ELI Project Kick-Off Webinar: Digitalisation of Civil Justice Systems in Europe


The ELI project on Digitalisation of Civil Justice Systems in Europe was Presented at a Kick-Off Webinar on 21 June

Pascal Pichonnaz (ELI President; Professor, University of Fribourg), opened the webinar by welcoming speakers and attendees and introducing the project. He said that in the past decade, governments have invested in digitalising justice, but the level of digitalisation differs from country to country and within the EU. The primary purpose of this new ELI project is to develop a set of principles, deriving fundamental rights from Article 6(1) ECHR and Article 47 of the EU Charter on Fundamental Rights, providing an overarching framework for improving the use of digital technology in the judiciary. He then introduced the Reporters who outlined the project and the context out of which it arose.

Dory Reiling (Lead Reporter; IT and Judicial Reform Expert; Retired Senior Judge of the Amsterdam District Court) started by delivering a brief presentation of the project and of its team, methodology and purpose. The project aims at a set of principles which could serve as a framework to improve the use of digital technology to realise the key values of justice delivery. The preliminary structure of the final output includes: general provisions, basic principles, access to justice, fair hearing, public hearing, reasonable time, independence and impartiality. The project will take into account the ELI-UNIDROIT Model Rules for Civil Procedure and the OCED criteria for people-centred design and delivery of legal and justice services, among others.

Xandra Kramer (Associate Reporter; Professor, Erasmus School of Law and Utrecht University), Masood Ahmed (Associate Reporter; Associate Professor, University of Leicester) and Jiří Novák (Associate Reporter; Practicing Lawyer, Chair of the IT Law Committee, Council of Bars and Law Societies of Europe (CCBE)) also intervened and expressed their initial thoughts on the project.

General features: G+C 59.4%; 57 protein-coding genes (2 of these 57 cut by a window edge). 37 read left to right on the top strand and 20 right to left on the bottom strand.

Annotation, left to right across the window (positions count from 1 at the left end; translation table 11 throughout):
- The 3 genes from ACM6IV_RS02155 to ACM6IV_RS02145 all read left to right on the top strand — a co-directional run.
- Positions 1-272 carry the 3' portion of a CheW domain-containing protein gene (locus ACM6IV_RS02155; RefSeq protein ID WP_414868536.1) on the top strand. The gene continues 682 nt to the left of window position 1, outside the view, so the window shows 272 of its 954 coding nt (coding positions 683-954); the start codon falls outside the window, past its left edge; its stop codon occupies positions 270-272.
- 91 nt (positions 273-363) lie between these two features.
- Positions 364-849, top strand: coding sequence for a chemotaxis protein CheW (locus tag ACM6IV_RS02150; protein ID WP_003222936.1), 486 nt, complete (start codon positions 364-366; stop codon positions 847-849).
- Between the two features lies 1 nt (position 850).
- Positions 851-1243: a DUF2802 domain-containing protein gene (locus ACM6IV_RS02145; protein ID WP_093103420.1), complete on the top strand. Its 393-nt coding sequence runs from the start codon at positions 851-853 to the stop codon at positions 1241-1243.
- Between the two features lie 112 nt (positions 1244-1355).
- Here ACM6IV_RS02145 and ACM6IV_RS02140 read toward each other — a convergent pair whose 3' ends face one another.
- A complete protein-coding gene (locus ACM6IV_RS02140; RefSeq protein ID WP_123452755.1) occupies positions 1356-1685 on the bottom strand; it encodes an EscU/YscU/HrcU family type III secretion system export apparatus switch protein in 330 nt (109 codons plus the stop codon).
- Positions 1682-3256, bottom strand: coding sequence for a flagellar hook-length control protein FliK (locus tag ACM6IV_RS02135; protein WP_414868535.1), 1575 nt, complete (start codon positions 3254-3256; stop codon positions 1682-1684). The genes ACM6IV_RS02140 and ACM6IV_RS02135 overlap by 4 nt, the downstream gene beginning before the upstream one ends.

Lorena Bachmaier-Winter (MCC chair of the project; Professor, Complutense University) complimented the Reporters on the project idea, its timeliness and its importance. She then mentioned a few aspects that in her view need to be taken into account during their elaboration on the output, including access and security, data storage, confidentiality, respect for procedural rights, assigning responsibility in case of hackings and budgetary issues.

Francesco Depasquale (Judge, President of the European Commission for the Efficiency of Justice (CEPEJ)) took the floor last and gave an overview of CEPEJ’s work in the field of digitalisation of justice systems. He highlighted five principles that CEPEJ considers central: respect of fundamental rights, non-discrimination, quality and security, transparency, impartiality and fairness.

The presentations were followed by a lively discussion with participants.

The recording of the webinar is available below.